Home » Articles written by experts » The New Age of Corporate Transparency?



Are we moving into a new age of “transparency” in corporate America?


Let’s review a bit of history.

The term “corporate responsibility” has enjoyed a shelf-life of over 50 years, since the 1960s to be exact. Some argue that CSR is merely window-dressing, or an attempt to pre-empt the role of governments as a watchdog over powerful multinational corporations (Wikipedia) and it’s hard to believe that almost thirty years have passed since “greenwashing”  came into vogue in a big way.

The term greenwashing was coined by New York environmentalist Jay Westervelt in a 1986 essay regarding the hotel industry‘s practice of placing placards in each room promoting reuse of towels ostensibly to “save the environment.” Westervelt noted that, in most cases, little or no effort toward reducing energy waste was being made by these institutions—as evidenced by the lack of cost reduction this practice effected. (Wikipedia)

Now we’re staring to not only hear but also see a new “trend” in corporate communications. It sort of sounds like transparency via the social networks but it’s disingenuous. It lacks the right “feel.” Here’s a few recent Tweets that caught my attention.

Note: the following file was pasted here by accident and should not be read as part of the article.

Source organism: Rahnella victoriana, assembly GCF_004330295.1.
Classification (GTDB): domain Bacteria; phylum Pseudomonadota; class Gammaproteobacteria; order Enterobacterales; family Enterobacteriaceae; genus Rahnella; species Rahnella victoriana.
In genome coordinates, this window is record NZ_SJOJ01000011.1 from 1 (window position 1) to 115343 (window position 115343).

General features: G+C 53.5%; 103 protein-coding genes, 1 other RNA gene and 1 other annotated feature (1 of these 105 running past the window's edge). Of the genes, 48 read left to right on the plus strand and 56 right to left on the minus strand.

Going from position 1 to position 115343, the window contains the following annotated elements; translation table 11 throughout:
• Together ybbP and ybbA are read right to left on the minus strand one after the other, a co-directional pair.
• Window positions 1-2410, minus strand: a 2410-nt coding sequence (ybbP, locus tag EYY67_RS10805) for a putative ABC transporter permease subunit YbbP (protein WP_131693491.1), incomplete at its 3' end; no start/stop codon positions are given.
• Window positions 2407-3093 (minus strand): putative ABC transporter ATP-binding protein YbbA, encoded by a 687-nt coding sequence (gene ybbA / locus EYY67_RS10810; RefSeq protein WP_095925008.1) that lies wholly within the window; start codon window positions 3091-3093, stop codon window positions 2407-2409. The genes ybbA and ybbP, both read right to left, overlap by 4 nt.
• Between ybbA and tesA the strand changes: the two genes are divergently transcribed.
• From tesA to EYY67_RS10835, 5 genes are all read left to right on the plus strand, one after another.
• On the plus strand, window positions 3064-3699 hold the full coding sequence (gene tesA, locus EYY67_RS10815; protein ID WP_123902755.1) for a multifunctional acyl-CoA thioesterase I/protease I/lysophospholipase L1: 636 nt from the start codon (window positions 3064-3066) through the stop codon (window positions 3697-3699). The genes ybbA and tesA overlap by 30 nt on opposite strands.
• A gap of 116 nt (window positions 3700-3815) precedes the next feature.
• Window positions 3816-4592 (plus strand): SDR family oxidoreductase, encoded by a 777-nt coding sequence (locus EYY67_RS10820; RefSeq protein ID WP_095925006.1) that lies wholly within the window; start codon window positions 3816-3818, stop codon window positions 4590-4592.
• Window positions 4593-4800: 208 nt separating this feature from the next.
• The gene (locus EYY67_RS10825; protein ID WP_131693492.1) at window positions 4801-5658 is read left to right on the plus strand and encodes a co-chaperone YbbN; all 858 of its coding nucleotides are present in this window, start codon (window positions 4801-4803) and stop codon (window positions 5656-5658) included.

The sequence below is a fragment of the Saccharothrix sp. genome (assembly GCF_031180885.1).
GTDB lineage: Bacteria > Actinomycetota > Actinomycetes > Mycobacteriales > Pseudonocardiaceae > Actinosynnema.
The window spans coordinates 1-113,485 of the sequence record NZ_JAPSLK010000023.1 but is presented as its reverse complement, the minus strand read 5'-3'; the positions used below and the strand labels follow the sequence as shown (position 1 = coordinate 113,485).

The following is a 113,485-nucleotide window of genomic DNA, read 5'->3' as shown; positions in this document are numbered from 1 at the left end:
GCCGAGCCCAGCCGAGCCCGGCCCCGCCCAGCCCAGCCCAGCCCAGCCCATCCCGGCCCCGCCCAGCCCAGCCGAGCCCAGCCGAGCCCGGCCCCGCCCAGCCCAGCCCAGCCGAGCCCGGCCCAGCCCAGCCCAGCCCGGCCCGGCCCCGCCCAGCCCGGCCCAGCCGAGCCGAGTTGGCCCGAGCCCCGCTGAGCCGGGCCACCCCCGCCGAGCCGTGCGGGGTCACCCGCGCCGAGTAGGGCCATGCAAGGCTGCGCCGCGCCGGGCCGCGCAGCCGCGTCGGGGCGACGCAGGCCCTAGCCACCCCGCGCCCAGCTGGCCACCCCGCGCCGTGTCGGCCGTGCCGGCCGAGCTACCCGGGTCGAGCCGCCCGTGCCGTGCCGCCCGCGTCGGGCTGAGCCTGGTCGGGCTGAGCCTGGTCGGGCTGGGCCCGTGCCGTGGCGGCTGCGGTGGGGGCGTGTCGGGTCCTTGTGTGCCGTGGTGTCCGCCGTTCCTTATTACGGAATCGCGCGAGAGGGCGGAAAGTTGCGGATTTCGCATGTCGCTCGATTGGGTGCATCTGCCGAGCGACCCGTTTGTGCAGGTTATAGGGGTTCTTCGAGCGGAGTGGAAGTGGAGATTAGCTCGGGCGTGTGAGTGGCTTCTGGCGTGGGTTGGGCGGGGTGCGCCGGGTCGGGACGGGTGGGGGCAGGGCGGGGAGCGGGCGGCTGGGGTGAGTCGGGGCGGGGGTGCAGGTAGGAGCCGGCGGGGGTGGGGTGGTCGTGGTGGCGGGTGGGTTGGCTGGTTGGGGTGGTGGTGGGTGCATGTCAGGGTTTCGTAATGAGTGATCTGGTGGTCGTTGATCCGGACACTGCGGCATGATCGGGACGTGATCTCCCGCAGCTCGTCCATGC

Here are a few basic tips for storing and prepping vegetables & melons monsantoblog.com/2014/05/27/keeping-your-salad-safe-and-tasty-proper-care-of-your-salad-ingredients/ … #nationalsaladmonth

#Breakfast is the most important meal of the day. A #healthybreakfast can help you stay focused all day! #Good4U bit.ly/1csnKRk 

Last year, GM saved $162 million in combined energy costs at an industry-leading total of 63 facilities worldwide. #sustainability #CSR

Are you seeing the same pattern that I see?

Let’s talk about vegetables, breakfast and energy costs instead of  Roundup, escalating insurance premiums and culture change.

Are companies genuinely interested in being more transparent, or have they found a new “short-term thinking” PR loophole via social media? My guess is the stumbling block lies with the legal and compliance folks, whose focus on what’s legal always seems to trump what’s right. But in reality, consumers don’t want to hear about washing vegetables as much as they do about culture, values and authenticity.

That’s the stuff that trust is made of. The rest is just more noise in an increasingly noisy world.

Barbara Kimmel, Executive Director, Trust Across America-Trust Around the World

What do you think? Do you have examples of companies that are using social media in the ways that really matter, the ways that will bring trust back from the sidelines? Email me at barbara@trustacrossamerica.com

If you enjoyed this post, make sure you subscribe to my RSS feed!

, , , , , , , , , , , ,

Add reply